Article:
The visualization of the "dataset of datasets" consists of a force-directed graph, of which the nodes are colored according to whether the according dataset is a table, chart, map, a file or a user-created view (colored blue).

The graph acts as an alternative portal to explore the available data, while demonstrating its scale and diversity.

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## #DataMining: Practical Machine Learning #Tools and Techniques | #Weka #datascience #openaccess

luiy's insight:

Teaching material

Slides for Chapters 1-5 of the 3rd edition can be found here.

Slides for Chapters 6-8 of the 3rd edition can be found here

These archives contain .pdf files as well as .odp files in Open Document Format that were generated using OpenOffice 2.0. Note that there are several free office programs now that can read .odp files. There is also a plug-in for Word made by Sun for reading this format. Corresponding information is on this Wikipedia page.

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## Google has #open sourced a #tool for inferring cause from correlations | #algorithms #datascience

Google open sourced a new package for the R statistical computing software that’s designed to help users infer whether a particular action really did cause subsequent activity. Google has been using the tool, called CausalImpact, to measure AdWords campaigns but it has broader appeal.

Via Dominique Cardon
luiy's insight:

Google announced on Tuesday a new open source tool that can help data analysts decide if changes to products or policies resulted in measurable change, or if the change would have happened anyway. The tool, called CausalImpact, is a package for the R statistical computing software, and Google details it in a blog post.

According to blog post author Kay H. Brodersen, Google uses the tool — created it, in fact — primarily for quantifying the effectiveness of AdWords campaigns. However, he noted, the same method could be used to gauge everything from whether adding a new feature caused an increase in app downloads to questions involving events in medical, social or political science.

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## Seven Ways to Create a Storymap | #opendata #maps #ddj

Evidence is Power
luiy's insight:

The above examples describe a wide range of geographical and geotemporal storytelling models, often based around quite simple data files containing information about individual events. Many of the tools make a strong use of image files as pat of the display. it may be interesting to complete a more detailed review that describes the exact data models used by each of the techniques, with a view to identifying a generic data model that could be used by each of the different models, or transformed into the distinct data representations supported by each of the separate tools.

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## The #OpenData Research network | #opengov

luiy's insight:

The Open Data Research network.

Governments, civil society organisations and companies across the world are actively engaging with open data: publishing and using datasets to promote innovation, development and democratic change.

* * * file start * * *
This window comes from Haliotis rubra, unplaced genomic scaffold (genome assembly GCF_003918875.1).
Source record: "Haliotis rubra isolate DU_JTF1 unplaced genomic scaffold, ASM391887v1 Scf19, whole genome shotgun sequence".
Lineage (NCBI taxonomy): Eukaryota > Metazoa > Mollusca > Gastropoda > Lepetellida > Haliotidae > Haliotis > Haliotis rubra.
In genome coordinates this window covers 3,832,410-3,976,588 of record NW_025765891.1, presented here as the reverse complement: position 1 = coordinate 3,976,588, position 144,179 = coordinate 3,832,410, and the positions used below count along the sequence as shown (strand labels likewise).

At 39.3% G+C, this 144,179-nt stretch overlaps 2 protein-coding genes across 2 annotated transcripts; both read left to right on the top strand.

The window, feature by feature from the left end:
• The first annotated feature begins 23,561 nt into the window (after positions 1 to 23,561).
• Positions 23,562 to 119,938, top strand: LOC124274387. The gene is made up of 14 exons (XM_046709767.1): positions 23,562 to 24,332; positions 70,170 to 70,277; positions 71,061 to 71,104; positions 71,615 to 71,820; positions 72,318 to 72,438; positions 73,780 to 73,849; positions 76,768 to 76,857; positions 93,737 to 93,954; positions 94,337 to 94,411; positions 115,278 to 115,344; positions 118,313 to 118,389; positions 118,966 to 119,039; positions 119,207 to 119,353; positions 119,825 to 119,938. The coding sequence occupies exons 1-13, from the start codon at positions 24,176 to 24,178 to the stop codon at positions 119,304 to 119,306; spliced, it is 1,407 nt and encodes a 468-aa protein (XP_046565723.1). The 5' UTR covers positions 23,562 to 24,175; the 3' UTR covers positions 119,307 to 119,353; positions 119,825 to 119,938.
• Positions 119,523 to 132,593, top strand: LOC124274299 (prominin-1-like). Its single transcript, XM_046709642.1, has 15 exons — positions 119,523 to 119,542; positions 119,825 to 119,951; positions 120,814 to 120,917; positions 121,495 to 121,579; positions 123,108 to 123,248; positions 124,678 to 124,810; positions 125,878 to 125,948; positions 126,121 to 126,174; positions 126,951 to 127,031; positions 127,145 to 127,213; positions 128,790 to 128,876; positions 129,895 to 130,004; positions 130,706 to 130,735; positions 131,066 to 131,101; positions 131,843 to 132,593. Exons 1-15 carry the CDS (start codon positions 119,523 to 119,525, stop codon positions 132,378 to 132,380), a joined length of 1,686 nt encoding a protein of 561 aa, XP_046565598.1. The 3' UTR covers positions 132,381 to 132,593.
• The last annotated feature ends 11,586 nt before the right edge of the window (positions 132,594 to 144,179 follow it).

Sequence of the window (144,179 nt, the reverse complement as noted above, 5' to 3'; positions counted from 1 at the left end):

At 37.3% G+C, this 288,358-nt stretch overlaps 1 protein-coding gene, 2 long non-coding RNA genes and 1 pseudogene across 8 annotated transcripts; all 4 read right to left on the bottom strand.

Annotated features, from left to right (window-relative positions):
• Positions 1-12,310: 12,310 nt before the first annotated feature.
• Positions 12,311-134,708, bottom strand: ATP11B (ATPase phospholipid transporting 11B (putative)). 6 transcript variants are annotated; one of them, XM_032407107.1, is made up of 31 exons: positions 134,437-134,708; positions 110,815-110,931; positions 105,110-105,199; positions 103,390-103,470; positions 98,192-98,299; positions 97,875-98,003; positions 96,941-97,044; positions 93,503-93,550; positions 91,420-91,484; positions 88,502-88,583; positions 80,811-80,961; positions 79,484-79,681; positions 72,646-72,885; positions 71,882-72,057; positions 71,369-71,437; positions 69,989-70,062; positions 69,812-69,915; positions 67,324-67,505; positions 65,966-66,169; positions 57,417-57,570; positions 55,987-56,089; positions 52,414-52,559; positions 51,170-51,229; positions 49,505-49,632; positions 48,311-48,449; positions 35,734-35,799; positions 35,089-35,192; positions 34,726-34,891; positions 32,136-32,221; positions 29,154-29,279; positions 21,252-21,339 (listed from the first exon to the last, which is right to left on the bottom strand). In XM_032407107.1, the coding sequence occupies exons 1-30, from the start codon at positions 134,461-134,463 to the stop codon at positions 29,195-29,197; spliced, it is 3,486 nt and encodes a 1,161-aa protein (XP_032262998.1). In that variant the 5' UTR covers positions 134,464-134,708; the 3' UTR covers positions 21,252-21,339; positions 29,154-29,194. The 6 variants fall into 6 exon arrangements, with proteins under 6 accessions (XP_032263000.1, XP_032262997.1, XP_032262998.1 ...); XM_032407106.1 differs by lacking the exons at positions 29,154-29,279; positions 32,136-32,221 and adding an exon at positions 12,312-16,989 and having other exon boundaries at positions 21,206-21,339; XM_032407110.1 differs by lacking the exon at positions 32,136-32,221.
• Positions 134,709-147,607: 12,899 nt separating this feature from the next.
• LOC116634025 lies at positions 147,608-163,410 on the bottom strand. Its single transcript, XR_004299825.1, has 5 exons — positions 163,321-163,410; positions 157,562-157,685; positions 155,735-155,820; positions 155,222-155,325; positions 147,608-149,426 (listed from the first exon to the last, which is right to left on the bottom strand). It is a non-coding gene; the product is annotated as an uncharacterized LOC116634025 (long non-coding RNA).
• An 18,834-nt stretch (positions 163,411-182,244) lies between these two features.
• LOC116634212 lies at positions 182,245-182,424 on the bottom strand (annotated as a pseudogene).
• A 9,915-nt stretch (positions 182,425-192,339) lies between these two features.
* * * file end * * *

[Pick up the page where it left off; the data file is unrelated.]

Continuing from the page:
The Open Data Research network has been established to connect researchers from across the world working to explore the implementation and impact of open data initiatives. It is a joint project of IDRC and the Web Foundation, and is seeking to develop wider partnerships over the coming year.

The network currently hosts the 'Exploring the Emerging Impacts of Open Data in Development Countries (ODDC)' programme.

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## Digital Ecologies Research Partnership | #openResearch #opendata

The Digital Ecologies Research Partnership (DERP) is a joint initiative to promote academic inquiry into social dynamics of the web.
luiy's insight:

Launched in 2014, the Digital Ecologies Research Partnership (DERP) is a joint initiative by an alliance of community websites to promote open, publicly accessible, and ethical academic inquiry into the vibrant social dynamics of the web.

DERP seeks to solve two problems in the academic research space:

First, it is difficult for academic researchers to easily obtain data for their work beyond the confines of the largest social media platforms. DERP is a single point of contact for researchers to get in touch with relevant team members across a range of different community sites. We envision that this will lower the friction to investigating these sites in more depth, and broaden the scope of research happening within the academic community.

Second, it remains difficult to conduct good cross-platform analyses in academic research. By bringing a number community of sites together under a single cooperative effort, we intend to lower the friction of doing so, as well as better enable the sites themselves to coordinate with one another on supporting researchers.

DERP focuses on providing public data to academic researchers while facilitating an active online research community of Fellows. DERP will only support research that respects user privacy, responsibly uses data, and meets IRB approval. All research supported by DERP will be released openly and made publicly available. Partner platforms may also have additional guidelines and privacy commitments that apply to the research they support.